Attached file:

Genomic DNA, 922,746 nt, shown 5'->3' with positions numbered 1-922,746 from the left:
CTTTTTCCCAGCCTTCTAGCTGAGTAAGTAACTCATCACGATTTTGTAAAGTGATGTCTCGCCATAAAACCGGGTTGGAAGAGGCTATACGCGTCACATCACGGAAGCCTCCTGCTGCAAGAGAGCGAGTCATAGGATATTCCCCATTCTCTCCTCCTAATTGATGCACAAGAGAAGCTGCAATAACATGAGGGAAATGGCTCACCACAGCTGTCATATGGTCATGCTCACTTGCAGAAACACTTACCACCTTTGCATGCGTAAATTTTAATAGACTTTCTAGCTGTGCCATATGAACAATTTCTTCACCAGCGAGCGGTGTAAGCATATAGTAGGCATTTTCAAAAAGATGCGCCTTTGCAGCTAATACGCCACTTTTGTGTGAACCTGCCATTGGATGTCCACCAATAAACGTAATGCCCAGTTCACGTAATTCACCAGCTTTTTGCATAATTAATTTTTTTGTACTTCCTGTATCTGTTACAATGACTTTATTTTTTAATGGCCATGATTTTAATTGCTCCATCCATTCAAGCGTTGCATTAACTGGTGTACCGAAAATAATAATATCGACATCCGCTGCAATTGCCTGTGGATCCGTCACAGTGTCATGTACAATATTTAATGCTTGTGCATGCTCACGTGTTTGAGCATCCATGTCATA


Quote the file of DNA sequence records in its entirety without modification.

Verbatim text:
Genomic DNA, 922,746 nt, shown 5'->3' with positions numbered 1-922,746 from the left:
CTTTTTCCCAGCCTTCTAGCTGAGTAAGTAACTCATCACGATTTTGTAAAGTGATGTCTCGCCATAAAACCGGGTTGGAAGAGGCTATACGCGTCACATCACGGAAGCCTCCTGCTGCAAGAGAGCGAGTCATAGGATATTCCCCATTCTCTCCTCCTAATTGATGCACAAGAGAAGCTGCAATAACATGAGGGAAATGGCTCACCACAGCTGTCATATGGTCATGCTCACTTGCAGAAACACTTACCACCTTTGCATGCGTAAATTTTAATAGACTTTCTAGCTGTGCCATATGAACAATTTCTTCACCAGCGAGCGGTGTAAGCATATAGTAGGCATTTTCAAAAAGATGCGCCTTTGCAGCTAATACGCCACTTTTGTGTGAACCTGCCATTGGATGTCCACCAATAAACGTAATGCCCAGTTCACGTAATTCACCAGCTTTTTGCATAATTAATTTTTTTGTACTTCCTGTATCTGTTACAATGACTTTATTTTTTAATGGCCATGATTTTAATTGCTCCATCCATTCAAGCGTTGCATTAACTGGTGTACCGAAAATAATAATATCGACATCCGCTGCAATTGCCTGTGGATCCGTCACAGTGTCATGTACAATATTTAATGCTTGTGCATGCTCACGTGTTTGAGCATCCATGTCATA